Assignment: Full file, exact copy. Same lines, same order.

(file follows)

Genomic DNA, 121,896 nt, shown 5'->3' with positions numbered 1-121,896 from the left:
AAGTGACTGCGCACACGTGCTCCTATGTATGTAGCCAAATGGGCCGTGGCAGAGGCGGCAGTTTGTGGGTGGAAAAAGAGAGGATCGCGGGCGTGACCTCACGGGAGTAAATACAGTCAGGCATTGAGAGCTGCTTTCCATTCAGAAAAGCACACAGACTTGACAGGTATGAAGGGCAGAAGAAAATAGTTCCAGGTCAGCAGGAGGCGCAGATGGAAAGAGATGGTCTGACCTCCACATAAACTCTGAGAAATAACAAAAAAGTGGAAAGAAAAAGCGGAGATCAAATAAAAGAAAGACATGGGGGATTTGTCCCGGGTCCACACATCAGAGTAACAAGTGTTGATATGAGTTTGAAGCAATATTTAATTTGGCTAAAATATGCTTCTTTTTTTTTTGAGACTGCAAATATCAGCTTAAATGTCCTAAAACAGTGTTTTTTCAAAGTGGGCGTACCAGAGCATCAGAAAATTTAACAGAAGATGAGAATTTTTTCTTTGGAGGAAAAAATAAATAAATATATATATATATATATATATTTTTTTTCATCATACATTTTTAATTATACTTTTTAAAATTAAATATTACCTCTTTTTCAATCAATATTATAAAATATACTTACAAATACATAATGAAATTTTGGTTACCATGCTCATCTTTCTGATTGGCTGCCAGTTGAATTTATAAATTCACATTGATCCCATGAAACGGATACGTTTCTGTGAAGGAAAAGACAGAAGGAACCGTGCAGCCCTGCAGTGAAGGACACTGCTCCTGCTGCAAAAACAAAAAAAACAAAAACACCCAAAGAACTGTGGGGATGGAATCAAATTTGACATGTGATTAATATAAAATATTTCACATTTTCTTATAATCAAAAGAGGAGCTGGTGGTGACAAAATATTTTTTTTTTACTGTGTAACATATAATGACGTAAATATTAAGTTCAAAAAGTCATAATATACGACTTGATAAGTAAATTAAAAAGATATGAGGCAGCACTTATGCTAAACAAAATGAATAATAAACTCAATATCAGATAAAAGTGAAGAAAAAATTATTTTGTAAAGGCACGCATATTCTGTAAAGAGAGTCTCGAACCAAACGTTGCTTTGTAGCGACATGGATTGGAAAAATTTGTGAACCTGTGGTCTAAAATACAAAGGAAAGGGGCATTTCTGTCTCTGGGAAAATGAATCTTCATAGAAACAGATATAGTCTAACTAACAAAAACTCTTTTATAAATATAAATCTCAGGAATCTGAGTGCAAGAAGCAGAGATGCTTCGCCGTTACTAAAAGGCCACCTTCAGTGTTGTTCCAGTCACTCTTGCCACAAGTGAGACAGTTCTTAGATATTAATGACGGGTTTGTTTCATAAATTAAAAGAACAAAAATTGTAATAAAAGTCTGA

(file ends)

Genomic DNA, 121,896 nt, shown 5'->3' with positions numbered 1-121,896 from the left:
AAGTGACTGCGCACACGTGCTCCTATGTATGTAGCCAAATGGGCCGTGGCAGAGGCGGCAGTTTGTGGGTGGAAAAAGAGAGGATCGCGGGCGTGACCTCACGGGAGTAAATACAGTCAGGCATTGAGAGCTGCTTTCCATTCAGAAAAGCACACAGACTTGACAGGTATGAAGGGCAGAAGAAAATAGTTCCAGGTCAGCAGGAGGCGCAGATGGAAAGAGATGGTCTGACCTCCACATAAACTCTGAGAAATAACAAAAAAGTGGAAAGAAAAAGCGGAGATCAAATAAAAGAAAGACATGGGGGATTTGTCCCGGGTCCACACATCAGAGTAACAAGTGTTGATATGAGTTTGAAGCAATATTTAATTTGGCTAAAATATGCTTCTTTTTTTTTTGAGACTGCAAATATCAGCTTAAATGTCCTAAAACAGTGTTTTTTCAAAGTGGGCGTACCAGAGCATCAGAAAATTTAACAGAAGATGAGAATTTTTTCTTTGGAGGAAAAAATAAATAAATATATATATATATATATATATTTTTTTTCATCATACATTTTTAATTATACTTTTTAAAATTAAATATTACCTCTTTTTCAATCAATATTATAAAATATACTTACAAATACATAATGAAATTTTGGTTACCATGCTCATCTTTCTGATTGGCTGCCAGTTGAATTTATAAATTCACATTGATCCCATGAAACGGATACGTTTCTGTGAAGGAAAAGACAGAAGGAACCGTGCAGCCCTGCAGTGAAGGACACTGCTCCTGCTGCAAAAACAAAAAAAACAAAAACACCCAAAGAACTGTGGGGATGGAATCAAATTTGACATGTGATTAATATAAAATATTTCACATTTTCTTATAATCAAAAGAGGAGCTGGTGGTGACAAAATATTTTTTTTTTACTGTGTAACATATAATGACGTAAATATTAAGTTCAAAAAGTCATAATATACGACTTGATAAGTAAATTAAAAAGATATGAGGCAGCACTTATGCTAAACAAAATGAATAATAAACTCAATATCAGATAAAAGTGAAGAAAAAATTATTTTGTAAAGGCACGCATATTCTGTAAAGAGAGTCTCGAACCAAACGTTGCTTTGTAGCGACATGGATTGGAAAAATTTGTGAACCTGTGGTCTAAAATACAAAGGAAAGGGGCATTTCTGTCTCTGGGAAAATGAATCTTCATAGAAACAGATATAGTCTAACTAACAAAAACTCTTTTATAAATATAAATCTCAGGAATCTGAGTGCAAGAAGCAGAGATGCTTCGCCGTTACTAAAAGGCCACCTTCAGTGTTGTTCCAGTCACTCTTGCCACAAGTGAGACAGTTCTTAGATATTAATGACGGGTTTGTTTCATAAATTAAAAGAACAAAAATTGTAATAAAAGTCTGA